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Monday, 21 February 2011
Page: 578


Mr MURPHY (10:45 AM) —I am pleased to present and speak to the report of the Parliamentary Delegation to the 31st General Assembly of AIPA, September 2010. I was the leader of the Australian delegation to last year’s General Assembly of the ASEAN Inter-Parliamentary Assembly, which was held in Hanoi, Vietnam. Firstly, I would like to thank Senator Nick Minchin, who was the other member of the delegation, for his contribution to the delegation and for his companionship and that of his wife, Kerry, during the trip. Senator Minchin’s vast experience and knowledge of issues in the region proved to be invaluable during both our formal and our informal discussions and meetings.

The delegation provided an important opportunity to reaffirm the very valuable relationships and cooperation that Australia has with ASEAN. It is a unique experience to go to AIPA with parliamentarians from the ASEAN region and from countries in other parts of the world to hold dialogues, to establish friendships and to learn more about the cultures of individual nations. Further, it was a privilege to represent Australia as an observer country at the general assembly and to engage with our neighbouring parliamentarians on the interests and concerns shared by so many of the countries in our region.

The 31st General Assembly of AIPA follows the entering into force of the ASEAN-Australia-New Zealand Free Trade Agreement in January 2010, an agreement which is expected to reduce trade barriers and stimulate greater levels of investment between the countries party to that agreement.

ASEAN continues to make good progress towards its goal of establishing an ASEAN economic community by 2015, a goal which Australia will support through the second phase of the ASEAN-Australia Development Cooperation Program by providing policy advice, research and implementation assistance. Progress has also been made on the broadening of regional cooperation, and it is encouraging to see the expansion of the East Asia Summit to include the participation of the United States of America and Russia for the first time, as guests.

The dialogue session with Australia was very well attended by parliamentarians from the ASEAN nations and provided an opportunity to hold constructive discussions on a range of topics, including regional and global security, environmental issues and natural disasters, cooperation in education and science and technology, and trafficking in people and drugs.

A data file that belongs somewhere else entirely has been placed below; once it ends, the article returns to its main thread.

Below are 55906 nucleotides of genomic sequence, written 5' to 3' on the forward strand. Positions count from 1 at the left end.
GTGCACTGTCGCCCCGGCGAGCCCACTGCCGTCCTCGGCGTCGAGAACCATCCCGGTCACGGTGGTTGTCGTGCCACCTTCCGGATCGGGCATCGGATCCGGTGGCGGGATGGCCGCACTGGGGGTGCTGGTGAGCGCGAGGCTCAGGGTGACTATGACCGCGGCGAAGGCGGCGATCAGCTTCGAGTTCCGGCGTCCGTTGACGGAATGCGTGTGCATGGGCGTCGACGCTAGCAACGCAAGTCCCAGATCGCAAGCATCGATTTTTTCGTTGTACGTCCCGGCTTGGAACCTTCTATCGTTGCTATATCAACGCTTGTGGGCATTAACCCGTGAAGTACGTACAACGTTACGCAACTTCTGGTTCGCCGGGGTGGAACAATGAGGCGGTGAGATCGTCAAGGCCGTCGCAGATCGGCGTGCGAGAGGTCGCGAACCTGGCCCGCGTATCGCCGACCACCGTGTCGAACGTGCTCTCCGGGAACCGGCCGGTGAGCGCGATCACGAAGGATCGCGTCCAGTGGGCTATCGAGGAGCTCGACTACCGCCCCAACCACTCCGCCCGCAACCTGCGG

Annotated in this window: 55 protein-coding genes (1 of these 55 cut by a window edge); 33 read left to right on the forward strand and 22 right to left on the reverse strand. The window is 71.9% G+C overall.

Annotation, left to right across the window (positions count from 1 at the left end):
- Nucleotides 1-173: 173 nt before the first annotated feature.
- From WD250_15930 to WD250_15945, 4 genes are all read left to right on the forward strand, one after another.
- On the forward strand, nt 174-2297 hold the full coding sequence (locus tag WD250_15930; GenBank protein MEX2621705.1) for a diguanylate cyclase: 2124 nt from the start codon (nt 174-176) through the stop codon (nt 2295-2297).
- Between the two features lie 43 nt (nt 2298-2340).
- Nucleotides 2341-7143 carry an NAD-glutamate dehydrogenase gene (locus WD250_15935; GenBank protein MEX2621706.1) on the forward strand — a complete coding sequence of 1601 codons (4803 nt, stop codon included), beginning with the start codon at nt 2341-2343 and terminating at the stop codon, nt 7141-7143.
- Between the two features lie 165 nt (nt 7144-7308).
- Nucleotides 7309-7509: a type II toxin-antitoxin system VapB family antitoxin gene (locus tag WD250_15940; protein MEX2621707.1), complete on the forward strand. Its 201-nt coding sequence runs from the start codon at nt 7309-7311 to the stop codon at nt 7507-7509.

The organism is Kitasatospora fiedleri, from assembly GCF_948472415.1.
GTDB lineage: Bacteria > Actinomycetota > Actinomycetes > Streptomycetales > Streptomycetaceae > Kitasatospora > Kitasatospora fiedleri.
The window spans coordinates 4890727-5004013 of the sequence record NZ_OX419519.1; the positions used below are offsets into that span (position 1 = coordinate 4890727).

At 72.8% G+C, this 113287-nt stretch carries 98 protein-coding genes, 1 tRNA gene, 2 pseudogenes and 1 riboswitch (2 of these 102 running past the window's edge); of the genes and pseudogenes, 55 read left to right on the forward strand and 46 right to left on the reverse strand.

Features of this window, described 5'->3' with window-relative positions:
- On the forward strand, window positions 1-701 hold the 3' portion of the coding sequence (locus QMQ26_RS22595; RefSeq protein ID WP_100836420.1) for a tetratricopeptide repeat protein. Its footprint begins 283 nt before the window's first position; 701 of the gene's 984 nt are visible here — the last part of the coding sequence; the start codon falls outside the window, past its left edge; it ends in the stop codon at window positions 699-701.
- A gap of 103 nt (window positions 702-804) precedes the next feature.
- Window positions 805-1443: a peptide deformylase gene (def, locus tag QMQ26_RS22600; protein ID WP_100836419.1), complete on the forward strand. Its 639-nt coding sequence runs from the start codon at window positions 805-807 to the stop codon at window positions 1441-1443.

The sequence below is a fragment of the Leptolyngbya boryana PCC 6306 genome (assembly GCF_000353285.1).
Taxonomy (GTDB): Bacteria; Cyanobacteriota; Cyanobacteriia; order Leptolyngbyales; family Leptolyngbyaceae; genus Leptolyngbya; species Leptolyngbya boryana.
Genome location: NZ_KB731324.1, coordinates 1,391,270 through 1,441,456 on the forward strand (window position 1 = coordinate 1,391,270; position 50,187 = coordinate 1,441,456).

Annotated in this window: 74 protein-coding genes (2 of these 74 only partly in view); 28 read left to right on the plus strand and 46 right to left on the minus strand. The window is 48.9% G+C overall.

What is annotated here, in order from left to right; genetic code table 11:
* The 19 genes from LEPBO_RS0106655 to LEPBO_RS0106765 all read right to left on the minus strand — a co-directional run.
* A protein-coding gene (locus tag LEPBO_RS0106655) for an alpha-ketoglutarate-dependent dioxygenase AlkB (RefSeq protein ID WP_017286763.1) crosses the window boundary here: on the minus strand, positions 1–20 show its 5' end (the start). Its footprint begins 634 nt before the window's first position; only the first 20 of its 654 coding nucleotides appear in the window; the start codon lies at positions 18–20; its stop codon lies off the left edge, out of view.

In addition to the formal meetings and dialogues, the social functions of the assembly were very enjoyable opportunities to further engage with our neighbouring parliamentarians and to gain an insight into each other’s cultures. It is clear that Australia is held in very high regard by the countries in our region, and many parliamentarians from ASEAN nations have a strong connection with Australia, having been educated in Australia or having family living here.

The delegation was very warmly received, and I would like to thank the host nation, Vietnam, for their friendly hospitality and professional organisation of the 31st General Assembly of AIPA. I would also like to take this opportunity to thank our Australian Ambassador to Vietnam, Mr Allaster Cox, Second Secretary Michael Hoy and their colleagues for their superb support and hospitality during our stay in Vietnam. They are doing a first-class job in representing our country’s interests in Vietnam.

I would also like to thank very much our secretary to AIPA, Mr Peter Banson, who is well known in the corridors of this place. Mr Banson provided excellent support and advice to the delegation. I, and also on behalf of Senator Minchin, would like to thank you, Peter, for doing an excellent job. You are an outstanding representative of this place.

Finally, I would like to say that the 31st AIPA general assembly presented a valuable forum for fruitful discussions and the strengthening of bonds between the parliamentarians of countries in the region. I commend the report to the House.